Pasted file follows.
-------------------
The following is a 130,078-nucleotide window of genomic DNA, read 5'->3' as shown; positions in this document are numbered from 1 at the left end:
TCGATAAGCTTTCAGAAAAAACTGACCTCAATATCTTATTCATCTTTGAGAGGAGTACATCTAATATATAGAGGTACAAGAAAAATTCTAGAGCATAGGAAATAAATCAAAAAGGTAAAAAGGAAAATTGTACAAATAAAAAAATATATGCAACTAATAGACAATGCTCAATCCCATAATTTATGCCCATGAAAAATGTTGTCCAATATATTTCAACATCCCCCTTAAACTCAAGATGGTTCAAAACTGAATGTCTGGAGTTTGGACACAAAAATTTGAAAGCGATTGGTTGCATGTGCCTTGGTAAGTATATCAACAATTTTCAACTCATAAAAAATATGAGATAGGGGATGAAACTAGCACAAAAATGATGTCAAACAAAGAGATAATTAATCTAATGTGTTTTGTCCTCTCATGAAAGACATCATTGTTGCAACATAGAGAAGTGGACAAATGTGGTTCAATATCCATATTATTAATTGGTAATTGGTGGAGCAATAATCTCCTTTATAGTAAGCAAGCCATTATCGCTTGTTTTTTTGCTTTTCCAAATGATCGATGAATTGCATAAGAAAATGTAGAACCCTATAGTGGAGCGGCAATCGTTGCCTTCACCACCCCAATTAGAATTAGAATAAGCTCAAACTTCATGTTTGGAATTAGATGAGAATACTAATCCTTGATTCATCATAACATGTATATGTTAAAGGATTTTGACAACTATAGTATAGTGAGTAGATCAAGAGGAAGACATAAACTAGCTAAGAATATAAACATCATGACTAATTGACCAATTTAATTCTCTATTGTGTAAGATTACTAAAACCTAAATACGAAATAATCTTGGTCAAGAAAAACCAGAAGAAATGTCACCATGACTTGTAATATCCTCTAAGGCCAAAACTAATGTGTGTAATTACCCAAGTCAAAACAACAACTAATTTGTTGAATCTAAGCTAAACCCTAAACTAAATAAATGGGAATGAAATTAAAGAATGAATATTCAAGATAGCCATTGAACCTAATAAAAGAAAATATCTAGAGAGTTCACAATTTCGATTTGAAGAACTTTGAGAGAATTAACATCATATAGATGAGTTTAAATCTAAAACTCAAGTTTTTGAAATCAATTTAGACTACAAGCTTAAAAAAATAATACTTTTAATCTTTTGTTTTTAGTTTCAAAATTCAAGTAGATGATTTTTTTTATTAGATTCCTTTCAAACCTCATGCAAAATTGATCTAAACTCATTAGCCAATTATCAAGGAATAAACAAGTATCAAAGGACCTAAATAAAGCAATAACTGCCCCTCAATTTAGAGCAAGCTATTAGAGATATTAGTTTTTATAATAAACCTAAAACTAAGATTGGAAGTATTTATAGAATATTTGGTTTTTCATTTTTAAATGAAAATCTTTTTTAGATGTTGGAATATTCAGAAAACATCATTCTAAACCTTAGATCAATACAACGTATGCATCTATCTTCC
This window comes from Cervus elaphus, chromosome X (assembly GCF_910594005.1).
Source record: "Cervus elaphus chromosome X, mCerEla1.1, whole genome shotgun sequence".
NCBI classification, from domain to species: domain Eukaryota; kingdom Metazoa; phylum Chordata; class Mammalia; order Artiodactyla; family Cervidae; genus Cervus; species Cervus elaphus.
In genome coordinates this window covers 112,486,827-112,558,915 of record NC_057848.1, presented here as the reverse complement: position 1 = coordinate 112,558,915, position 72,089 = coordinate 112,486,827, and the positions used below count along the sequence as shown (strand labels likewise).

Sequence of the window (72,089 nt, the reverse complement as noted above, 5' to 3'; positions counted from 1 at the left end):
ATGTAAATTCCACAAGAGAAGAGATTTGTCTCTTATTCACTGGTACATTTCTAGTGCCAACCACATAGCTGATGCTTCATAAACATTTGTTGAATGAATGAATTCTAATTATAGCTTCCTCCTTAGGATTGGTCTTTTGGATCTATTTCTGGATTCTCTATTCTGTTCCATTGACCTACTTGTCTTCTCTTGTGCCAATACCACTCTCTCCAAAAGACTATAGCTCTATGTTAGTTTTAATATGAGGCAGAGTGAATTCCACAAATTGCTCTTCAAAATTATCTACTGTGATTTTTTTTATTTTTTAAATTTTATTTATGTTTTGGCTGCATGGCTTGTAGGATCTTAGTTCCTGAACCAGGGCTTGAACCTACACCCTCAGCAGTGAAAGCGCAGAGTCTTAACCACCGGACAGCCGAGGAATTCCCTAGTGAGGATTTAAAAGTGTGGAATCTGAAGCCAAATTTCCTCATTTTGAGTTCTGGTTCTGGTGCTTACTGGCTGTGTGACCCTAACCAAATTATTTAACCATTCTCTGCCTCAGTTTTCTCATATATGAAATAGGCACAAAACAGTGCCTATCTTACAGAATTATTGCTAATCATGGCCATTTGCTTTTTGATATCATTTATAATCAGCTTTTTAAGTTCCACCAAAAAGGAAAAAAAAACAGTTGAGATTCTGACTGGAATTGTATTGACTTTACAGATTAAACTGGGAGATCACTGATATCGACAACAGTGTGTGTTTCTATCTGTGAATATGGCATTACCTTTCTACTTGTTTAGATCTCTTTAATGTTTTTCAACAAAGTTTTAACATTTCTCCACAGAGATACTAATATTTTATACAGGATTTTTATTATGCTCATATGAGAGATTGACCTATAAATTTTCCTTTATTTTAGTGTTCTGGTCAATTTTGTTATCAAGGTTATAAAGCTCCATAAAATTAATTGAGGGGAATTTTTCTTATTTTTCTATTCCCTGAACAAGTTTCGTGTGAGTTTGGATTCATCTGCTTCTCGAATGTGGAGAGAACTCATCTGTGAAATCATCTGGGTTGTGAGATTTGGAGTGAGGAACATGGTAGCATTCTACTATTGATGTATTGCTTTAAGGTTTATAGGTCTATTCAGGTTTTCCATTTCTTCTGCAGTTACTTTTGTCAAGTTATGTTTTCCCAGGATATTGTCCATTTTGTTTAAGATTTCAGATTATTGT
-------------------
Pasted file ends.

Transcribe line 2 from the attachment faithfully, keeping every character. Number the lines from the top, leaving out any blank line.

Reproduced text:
TCGATAAGCTTTCAGAAAAAACTGACCTCAATATCTTATTCATCTTTGAGAGGAGTACATCTAATATATAGAGGTACAAGAAAAATTCTAGAGCATAGGAAATAAATCAAAAAGGTAAAAAGGAAAATTGTACAAATAAAAAAATATATGCAACTAATAGACAATGCTCAATCCCATAATTTATGCCCATGAAAAATGTTGTCCAATATATTTCAACATCCCCCTTAAACTCAAGATGGTTCAAAACTGAATGTCTGGAGTTTGGACACAAAAATTTGAAAGCGATTGGTTGCATGTGCCTTGGTAAGTATATCAACAATTTTCAACTCATAAAAAATATGAGATAGGGGATGAAACTAGCACAAAAATGATGTCAAACAAAGAGATAATTAATCTAATGTGTTTTGTCCTCTCATGAAAGACATCATTGTTGCAACATAGAGAAGTGGACAAATGTGGTTCAATATCCATATTATTAATTGGTAATTGGTGGAGCAATAATCTCCTTTATAGTAAGCAAGCCATTATCGCTTGTTTTTTTGCTTTTCCAAATGATCGATGAATTGCATAAGAAAATGTAGAACCCTATAGTGGAGCGGCAATCGTTGCCTTCACCACCCCAATTAGAATTAGAATAAGCTCAAACTTCATGTTTGGAATTAGATGAGAATACTAATCCTTGATTCATCATAACATGTATATGTTAAAGGATTTTGACAACTATAGTATAGTGAGTAGATCAAGAGGAAGACATAAACTAGCTAAGAATATAAACATCATGACTAATTGACCAATTTAATTCTCTATTGTGTAAGATTACTAAAACCTAAATACGAAATAATCTTGGTCAAGAAAAACCAGAAGAAATGTCACCATGACTTGTAATATCCTCTAAGGCCAAAACTAATGTGTGTAATTACCCAAGTCAAAACAACAACTAATTTGTTGAATCTAAGCTAAACCCTAAACTAAATAAATGGGAATGAAATTAAAGAATGAATATTCAAGATAGCCATTGAACCTAATAAAAGAAAATATCTAGAGAGTTCACAATTTCGATTTGAAGAACTTTGAGAGAATTAACATCATATAGATGAGTTTAAATCTAAAACTCAAGTTTTTGAAATCAATTTAGACTACAAGCTTAAAAAAATAATACTTTTAATCTTTTGTTTTTAGTTTCAAAATTCAAGTAGATGATTTTTTTTATTAGATTCCTTTCAAACCTCATGCAAAATTGATCTAAACTCATTAGCCAATTATCAAGGAATAAACAAGTATCAAAGGACCTAAATAAAGCAATAACTGCCCCTCAATTTAGAGCAAGCTATTAGAGATATTAGTTTTTATAATAAACCTAAAACTAAGATTGGAAGTATTTATAGAATATTTGGTTTTTCATTTTTAAATGAAAATCTTTTTTAGATGTTGGAATATTCAGAAAACATCATTCTAAACCTTAGATCAATACAACGTATGCATCTATCTTCC